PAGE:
As we have seen so far, the default behaviour of a foreing key constraint is to reject changes to the database done by ‘DELETE’ or ‘UPDATE’ sentences that would result in the referential integrity being broken. This default behaviour can be altered my means of the  “ON DELETE” and “ON UPDATE” clauses, that can take the following values:

  • RESTRICT – This is the default behaviour, that rejects changes that would result in inconsistencies in the referential integrity.
  • CASCADE – Used in a DELETE sentence, deletes records in the referencing table that reference a record being deleted in the main table. Used in an UPDATE table, updates the value of the secondary key in the referencing table when the value of the referenced main key is changed in the main table.
  • SET NULL – Sets to NULL the value of the secondary in the affected records in the referencing table, when a record is deleted in the main table or the value of the referenced key is changed.
  • NO ACTION – Disables the effect of the constraint, allowing the change (delete, update) requested. This results in the referential integrity being broken.

Example: If we drop the constraint that we had previously established, and create it again in “CASCADE” mode:

Now, a change done to the customer ID on the customers table is propagated to the referencing records on the orders table:

In the same way, if a record in the customers table is deleted, the referencing record(s) in the orders table are deleted as well:

One-to-one relationships

Until now, in our example we have been using a “one-to-many” type of relation between the referenced and the referencing tables: that is, for every customer there can be zero, one or more than one record in the orders table.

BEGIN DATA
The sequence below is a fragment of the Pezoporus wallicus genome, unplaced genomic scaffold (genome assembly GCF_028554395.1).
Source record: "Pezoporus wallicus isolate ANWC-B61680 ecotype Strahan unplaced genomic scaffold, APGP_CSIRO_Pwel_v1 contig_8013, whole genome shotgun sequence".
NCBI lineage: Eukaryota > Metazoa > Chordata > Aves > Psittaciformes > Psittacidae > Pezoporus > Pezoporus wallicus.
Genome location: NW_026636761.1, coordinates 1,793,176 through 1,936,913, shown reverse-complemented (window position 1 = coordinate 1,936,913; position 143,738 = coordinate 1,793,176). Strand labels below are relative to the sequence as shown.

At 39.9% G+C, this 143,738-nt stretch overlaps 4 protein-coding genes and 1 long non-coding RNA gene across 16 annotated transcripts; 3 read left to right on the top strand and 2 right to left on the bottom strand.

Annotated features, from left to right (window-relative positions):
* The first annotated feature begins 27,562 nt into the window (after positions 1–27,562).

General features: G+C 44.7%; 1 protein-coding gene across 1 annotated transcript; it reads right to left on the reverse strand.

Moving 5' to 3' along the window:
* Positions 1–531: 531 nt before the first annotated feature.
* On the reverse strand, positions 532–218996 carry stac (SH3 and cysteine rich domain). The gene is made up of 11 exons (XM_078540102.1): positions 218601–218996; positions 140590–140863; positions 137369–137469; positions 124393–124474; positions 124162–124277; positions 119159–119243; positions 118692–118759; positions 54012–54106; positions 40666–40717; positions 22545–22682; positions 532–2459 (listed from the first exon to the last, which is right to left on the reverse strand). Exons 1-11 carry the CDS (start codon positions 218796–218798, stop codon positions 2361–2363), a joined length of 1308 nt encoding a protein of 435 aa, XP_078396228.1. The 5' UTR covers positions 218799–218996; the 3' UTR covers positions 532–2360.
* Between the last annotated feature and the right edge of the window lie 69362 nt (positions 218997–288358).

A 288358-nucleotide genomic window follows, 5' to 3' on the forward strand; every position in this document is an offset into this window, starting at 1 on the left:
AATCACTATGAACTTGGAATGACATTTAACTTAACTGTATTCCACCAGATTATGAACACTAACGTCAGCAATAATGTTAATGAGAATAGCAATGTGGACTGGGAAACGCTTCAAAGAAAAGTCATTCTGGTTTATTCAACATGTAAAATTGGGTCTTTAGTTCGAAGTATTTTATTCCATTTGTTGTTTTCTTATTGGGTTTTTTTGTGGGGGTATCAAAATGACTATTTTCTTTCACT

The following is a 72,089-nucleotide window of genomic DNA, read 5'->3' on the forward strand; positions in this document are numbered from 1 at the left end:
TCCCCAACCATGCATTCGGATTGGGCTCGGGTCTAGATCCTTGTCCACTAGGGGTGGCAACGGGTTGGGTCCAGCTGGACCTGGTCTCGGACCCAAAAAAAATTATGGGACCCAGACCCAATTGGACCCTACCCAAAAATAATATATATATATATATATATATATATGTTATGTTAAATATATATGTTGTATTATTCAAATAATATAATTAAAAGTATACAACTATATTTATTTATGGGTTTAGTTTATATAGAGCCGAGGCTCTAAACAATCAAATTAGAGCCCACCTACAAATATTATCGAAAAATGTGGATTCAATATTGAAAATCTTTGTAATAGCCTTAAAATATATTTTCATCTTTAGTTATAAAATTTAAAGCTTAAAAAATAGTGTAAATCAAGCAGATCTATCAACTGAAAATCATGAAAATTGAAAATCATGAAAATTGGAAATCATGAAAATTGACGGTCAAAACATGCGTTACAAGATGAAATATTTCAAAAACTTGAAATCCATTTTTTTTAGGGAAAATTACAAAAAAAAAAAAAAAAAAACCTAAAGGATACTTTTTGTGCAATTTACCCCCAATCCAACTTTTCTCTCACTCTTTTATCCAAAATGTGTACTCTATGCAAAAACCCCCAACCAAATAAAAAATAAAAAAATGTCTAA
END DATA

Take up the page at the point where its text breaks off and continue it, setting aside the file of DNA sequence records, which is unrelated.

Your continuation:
Example 1.

Now, let’s suppose that in our database we want to avoid having more than one order per client (in this case, we want to force a “one-to-one” relationship). To do this, we start by creating a unique index on the “customer_id” field in the “orders” table, and use that index to define the constraint:

Having defined the constraint in this way, trying to insert a second order for a given customer results in an error:

Example 2.

Now, we want to allow a customer to make several orders, but not more than one order per product. We would implement this constraint by defining a unique index on the “customer_id” and “order_id” fields, and defining the constraint based on this new index:

Now we can check that, as expected, we can insert several orders for the same client, but an error happens if we try to insert a second order for the same product:

 

Example of setting constraints on more than one table

This example shows that a given table can have constraints referencing more than one table. It also shows that a constraint can be defined on more than one field:

In this example, for a record to be inserted in table product_order, the values specified for ‘product_category’ and ‘product_id’ must exist as values of the fields ‘category’ and ‘id’ in table product.

 Posted by at 1:06 pm